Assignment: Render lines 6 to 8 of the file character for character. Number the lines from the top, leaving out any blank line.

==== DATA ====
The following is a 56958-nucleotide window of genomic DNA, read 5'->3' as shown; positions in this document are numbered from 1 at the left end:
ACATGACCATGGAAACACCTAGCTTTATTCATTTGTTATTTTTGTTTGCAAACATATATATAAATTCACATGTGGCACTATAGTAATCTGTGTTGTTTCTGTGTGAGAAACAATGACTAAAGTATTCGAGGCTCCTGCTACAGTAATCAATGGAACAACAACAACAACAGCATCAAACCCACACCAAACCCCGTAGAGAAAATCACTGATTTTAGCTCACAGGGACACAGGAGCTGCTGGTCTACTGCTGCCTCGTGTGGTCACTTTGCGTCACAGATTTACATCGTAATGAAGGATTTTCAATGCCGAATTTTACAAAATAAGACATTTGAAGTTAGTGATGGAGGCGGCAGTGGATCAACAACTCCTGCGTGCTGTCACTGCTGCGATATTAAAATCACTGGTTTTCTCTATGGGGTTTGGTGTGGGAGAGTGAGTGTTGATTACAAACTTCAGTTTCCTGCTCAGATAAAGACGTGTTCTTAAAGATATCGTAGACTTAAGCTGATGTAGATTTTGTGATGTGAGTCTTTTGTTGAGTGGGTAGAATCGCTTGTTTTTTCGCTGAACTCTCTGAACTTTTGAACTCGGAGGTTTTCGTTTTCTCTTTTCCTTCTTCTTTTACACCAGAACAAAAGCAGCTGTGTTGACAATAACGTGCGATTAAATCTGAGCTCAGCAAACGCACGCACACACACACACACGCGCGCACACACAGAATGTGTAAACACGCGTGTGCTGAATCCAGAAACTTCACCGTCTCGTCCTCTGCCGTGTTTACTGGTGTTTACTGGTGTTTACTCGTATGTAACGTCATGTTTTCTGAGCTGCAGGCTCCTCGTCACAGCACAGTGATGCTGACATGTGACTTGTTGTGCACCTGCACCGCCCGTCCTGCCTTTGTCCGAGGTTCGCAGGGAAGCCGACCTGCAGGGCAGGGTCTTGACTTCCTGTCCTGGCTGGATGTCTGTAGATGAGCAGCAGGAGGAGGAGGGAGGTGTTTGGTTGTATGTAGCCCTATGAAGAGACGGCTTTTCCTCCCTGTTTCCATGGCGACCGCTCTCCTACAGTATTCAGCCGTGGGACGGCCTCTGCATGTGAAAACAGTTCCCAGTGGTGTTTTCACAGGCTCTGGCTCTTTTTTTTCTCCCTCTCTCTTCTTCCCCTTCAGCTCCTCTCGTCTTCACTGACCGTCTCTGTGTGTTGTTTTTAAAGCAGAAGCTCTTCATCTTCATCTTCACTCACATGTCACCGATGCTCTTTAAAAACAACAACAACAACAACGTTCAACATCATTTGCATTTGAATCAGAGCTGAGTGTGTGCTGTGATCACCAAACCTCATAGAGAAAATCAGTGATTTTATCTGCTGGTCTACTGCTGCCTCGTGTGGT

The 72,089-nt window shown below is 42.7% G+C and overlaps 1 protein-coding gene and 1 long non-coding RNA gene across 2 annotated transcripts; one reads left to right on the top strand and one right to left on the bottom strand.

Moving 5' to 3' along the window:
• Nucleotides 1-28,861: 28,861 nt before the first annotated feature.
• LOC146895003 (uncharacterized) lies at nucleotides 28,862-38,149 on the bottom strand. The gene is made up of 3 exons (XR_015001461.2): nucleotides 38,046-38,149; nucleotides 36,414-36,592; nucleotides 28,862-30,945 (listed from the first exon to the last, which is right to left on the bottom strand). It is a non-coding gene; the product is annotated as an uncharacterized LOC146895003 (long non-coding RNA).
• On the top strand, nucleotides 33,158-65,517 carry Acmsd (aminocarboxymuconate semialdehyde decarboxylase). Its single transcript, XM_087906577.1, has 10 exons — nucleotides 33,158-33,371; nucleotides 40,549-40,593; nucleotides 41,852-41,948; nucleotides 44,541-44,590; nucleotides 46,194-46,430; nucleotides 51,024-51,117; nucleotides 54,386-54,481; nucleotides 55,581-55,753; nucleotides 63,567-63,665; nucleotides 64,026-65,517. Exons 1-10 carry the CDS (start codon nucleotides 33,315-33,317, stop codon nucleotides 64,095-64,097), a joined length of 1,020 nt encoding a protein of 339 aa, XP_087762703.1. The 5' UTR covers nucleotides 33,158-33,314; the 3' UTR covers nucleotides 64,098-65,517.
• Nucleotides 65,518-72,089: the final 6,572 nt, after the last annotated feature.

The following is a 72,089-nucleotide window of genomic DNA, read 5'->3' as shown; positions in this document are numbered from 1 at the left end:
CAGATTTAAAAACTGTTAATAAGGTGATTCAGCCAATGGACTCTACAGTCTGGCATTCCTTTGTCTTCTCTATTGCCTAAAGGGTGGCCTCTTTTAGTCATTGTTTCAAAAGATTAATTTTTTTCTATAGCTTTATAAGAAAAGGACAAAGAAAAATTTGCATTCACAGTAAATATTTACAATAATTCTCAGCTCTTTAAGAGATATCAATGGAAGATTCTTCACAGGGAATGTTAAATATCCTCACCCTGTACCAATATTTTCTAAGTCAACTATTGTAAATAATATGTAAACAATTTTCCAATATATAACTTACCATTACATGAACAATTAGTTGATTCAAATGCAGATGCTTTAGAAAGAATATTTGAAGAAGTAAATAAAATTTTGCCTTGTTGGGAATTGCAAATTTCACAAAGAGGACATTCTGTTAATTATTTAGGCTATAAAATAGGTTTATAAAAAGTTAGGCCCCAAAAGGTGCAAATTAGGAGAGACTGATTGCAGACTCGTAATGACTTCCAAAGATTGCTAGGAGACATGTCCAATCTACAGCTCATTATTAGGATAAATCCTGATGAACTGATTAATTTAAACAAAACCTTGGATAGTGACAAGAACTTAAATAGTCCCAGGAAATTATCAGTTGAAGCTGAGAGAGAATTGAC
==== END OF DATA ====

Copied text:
• LOC146895003 (uncharacterized) lies at nucleotides 28,862-38,149 on the bottom strand. The gene is made up of 3 exons (XR_015001461.2): nucleotides 38,046-38,149; nucleotides 36,414-36,592; nucleotides 28,862-30,945 (listed from the first exon to the last, which is right to left on the bottom strand). It is a non-coding gene; the product is annotated as an uncharacterized LOC146895003 (long non-coding RNA).
• On the top strand, nucleotides 33,158-65,517 carry Acmsd (aminocarboxymuconate semialdehyde decarboxylase). Its single transcript, XM_087906577.1, has 10 exons — nucleotides 33,158-33,371; nucleotides 40,549-40,593; nucleotides 41,852-41,948; nucleotides 44,541-44,590; nucleotides 46,194-46,430; nucleotides 51,024-51,117; nucleotides 54,386-54,481; nucleotides 55,581-55,753; nucleotides 63,567-63,665; nucleotides 64,026-65,517. Exons 1-10 carry the CDS (start codon nucleotides 33,315-33,317, stop codon nucleotides 64,095-64,097), a joined length of 1,020 nt encoding a protein of 339 aa, XP_087762703.1. The 5' UTR covers nucleotides 33,158-33,314; the 3' UTR covers nucleotides 64,098-65,517.
• Nucleotides 65,518-72,089: the final 6,572 nt, after the last annotated feature.